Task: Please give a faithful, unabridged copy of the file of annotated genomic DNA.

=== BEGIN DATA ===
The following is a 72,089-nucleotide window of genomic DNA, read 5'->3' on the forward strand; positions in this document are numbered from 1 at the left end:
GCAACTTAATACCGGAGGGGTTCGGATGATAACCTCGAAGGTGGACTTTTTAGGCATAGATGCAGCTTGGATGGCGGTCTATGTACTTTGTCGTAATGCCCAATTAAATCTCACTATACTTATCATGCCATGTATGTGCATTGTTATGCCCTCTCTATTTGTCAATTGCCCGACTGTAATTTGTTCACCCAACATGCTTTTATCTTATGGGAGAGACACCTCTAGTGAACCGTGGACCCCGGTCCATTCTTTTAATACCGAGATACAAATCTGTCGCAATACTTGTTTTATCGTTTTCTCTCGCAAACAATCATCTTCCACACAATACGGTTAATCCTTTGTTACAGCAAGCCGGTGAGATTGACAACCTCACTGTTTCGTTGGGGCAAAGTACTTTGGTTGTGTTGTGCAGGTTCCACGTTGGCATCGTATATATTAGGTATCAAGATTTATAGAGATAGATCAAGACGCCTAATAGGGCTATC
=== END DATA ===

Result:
The following is a 72,089-nucleotide window of genomic DNA, read 5'->3' on the forward strand; positions in this document are numbered from 1 at the left end:
GCAACTTAATACCGGAGGGGTTCGGATGATAACCTCGAAGGTGGACTTTTTAGGCATAGATGCAGCTTGGATGGCGGTCTATGTACTTTGTCGTAATGCCCAATTAAATCTCACTATACTTATCATGCCATGTATGTGCATTGTTATGCCCTCTCTATTTGTCAATTGCCCGACTGTAATTTGTTCACCCAACATGCTTTTATCTTATGGGAGAGACACCTCTAGTGAACCGTGGACCCCGGTCCATTCTTTTAATACCGAGATACAAATCTGTCGCAATACTTGTTTTATCGTTTTCTCTCGCAAACAATCATCTTCCACACAATACGGTTAATCCTTTGTTACAGCAAGCCGGTGAGATTGACAACCTCACTGTTTCGTTGGGGCAAAGTACTTTGGTTGTGTTGTGCAGGTTCCACGTTGGCATCGTATATATTAGGTATCAAGATTTATAGAGATAGATCAAGACGCCTAATAGGGCTATC